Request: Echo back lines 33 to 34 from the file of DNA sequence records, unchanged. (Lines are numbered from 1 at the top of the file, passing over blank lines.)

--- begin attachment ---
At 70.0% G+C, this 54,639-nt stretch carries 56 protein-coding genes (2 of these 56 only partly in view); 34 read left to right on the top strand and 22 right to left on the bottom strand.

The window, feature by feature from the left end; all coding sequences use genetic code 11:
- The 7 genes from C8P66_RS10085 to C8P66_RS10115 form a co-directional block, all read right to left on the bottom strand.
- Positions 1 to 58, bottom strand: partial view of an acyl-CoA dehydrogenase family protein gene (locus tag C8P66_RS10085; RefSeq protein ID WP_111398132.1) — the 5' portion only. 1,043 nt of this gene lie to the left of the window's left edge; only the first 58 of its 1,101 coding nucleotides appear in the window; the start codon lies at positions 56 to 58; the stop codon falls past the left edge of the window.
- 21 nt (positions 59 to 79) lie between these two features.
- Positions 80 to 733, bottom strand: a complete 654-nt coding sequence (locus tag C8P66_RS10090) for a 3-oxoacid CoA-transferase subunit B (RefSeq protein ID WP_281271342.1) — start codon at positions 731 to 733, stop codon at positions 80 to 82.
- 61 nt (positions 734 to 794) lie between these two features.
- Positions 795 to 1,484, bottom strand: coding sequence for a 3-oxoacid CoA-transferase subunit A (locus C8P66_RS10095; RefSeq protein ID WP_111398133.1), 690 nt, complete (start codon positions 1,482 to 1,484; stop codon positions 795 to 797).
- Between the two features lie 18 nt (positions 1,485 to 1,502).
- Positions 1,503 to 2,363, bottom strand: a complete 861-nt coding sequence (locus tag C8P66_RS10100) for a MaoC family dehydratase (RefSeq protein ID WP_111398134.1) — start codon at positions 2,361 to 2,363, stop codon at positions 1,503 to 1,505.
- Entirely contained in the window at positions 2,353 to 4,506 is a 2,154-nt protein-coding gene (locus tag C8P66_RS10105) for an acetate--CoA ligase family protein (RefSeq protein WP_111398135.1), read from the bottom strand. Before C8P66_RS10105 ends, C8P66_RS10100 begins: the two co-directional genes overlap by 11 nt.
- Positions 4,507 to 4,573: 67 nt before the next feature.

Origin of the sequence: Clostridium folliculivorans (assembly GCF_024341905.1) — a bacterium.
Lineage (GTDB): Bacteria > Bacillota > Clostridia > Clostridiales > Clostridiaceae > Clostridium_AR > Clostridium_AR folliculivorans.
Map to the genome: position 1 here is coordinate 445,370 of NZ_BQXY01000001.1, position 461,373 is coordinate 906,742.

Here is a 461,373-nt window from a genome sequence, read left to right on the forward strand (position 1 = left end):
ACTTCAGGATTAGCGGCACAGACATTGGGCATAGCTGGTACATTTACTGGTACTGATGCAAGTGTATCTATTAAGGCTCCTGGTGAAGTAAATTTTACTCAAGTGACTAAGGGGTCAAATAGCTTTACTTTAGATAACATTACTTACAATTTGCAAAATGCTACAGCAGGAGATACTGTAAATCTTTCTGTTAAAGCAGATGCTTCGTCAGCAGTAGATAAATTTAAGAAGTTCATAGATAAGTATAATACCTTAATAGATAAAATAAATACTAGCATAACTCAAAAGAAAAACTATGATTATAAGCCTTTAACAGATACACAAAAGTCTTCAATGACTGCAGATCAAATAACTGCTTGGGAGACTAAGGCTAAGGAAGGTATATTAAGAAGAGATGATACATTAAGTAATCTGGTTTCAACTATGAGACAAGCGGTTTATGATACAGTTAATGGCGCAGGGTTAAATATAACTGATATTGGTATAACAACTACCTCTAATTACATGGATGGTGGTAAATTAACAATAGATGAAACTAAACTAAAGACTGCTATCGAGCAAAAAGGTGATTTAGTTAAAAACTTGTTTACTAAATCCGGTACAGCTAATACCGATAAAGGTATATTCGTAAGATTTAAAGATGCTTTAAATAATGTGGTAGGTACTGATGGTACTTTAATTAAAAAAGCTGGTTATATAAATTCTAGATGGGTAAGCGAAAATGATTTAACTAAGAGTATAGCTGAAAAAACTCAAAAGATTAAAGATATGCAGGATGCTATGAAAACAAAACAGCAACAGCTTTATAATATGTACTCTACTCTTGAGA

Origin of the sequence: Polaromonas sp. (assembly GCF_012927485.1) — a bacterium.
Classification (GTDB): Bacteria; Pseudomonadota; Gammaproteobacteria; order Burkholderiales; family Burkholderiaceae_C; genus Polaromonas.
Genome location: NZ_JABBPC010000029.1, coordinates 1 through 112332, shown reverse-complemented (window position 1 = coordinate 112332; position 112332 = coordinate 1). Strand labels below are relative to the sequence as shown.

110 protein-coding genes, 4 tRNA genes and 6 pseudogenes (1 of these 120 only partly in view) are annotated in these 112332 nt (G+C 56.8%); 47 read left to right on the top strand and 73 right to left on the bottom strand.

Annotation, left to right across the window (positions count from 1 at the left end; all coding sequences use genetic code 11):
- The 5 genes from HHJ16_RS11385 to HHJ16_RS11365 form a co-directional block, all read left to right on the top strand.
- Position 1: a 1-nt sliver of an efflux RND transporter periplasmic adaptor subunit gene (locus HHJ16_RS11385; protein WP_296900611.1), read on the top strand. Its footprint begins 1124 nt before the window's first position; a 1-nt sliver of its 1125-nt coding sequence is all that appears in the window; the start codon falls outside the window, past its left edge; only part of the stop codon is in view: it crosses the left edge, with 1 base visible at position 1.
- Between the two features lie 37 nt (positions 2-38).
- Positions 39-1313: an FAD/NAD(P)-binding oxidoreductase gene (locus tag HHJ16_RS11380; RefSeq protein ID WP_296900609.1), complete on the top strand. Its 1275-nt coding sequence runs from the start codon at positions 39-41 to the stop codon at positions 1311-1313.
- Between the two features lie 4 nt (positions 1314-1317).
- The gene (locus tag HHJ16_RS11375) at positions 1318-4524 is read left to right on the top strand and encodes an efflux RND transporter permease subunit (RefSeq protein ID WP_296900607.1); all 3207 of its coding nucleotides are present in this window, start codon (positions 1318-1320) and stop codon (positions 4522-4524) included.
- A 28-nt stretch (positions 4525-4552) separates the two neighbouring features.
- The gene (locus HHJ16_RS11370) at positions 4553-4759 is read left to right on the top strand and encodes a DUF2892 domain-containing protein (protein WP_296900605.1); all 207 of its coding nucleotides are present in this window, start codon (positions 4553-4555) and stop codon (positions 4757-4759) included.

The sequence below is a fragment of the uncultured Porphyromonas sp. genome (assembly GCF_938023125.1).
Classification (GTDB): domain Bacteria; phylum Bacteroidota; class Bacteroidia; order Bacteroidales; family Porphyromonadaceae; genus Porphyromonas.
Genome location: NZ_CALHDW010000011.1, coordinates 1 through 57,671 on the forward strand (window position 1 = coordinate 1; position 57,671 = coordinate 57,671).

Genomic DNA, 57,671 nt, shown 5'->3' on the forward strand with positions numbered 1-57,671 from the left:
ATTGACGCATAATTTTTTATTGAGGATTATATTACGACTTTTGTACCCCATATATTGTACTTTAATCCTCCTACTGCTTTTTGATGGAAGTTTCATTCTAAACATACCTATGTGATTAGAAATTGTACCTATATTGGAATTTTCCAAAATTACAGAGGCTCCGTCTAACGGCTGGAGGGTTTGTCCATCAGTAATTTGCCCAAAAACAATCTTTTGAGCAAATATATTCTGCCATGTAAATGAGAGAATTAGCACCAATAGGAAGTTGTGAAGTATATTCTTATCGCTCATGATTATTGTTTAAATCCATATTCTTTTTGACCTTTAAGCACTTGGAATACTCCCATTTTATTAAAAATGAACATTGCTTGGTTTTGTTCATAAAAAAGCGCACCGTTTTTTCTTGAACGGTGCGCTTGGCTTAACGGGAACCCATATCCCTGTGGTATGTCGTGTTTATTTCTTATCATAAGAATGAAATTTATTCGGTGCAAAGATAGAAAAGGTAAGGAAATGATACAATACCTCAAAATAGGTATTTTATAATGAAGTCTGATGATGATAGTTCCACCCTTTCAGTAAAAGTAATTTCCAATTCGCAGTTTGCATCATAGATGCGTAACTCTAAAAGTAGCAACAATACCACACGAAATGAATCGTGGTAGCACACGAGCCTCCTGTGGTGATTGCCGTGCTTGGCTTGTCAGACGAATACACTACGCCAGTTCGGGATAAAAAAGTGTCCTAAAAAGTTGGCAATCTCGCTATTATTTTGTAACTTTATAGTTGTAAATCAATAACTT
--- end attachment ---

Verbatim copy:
Genome location: NZ_CALHDW010000011.1, coordinates 1 through 57,671 on the forward strand (window position 1 = coordinate 1; position 57,671 = coordinate 57,671).

Genomic DNA, 57,671 nt, shown 5'->3' on the forward strand with positions numbered 1-57,671 from the left: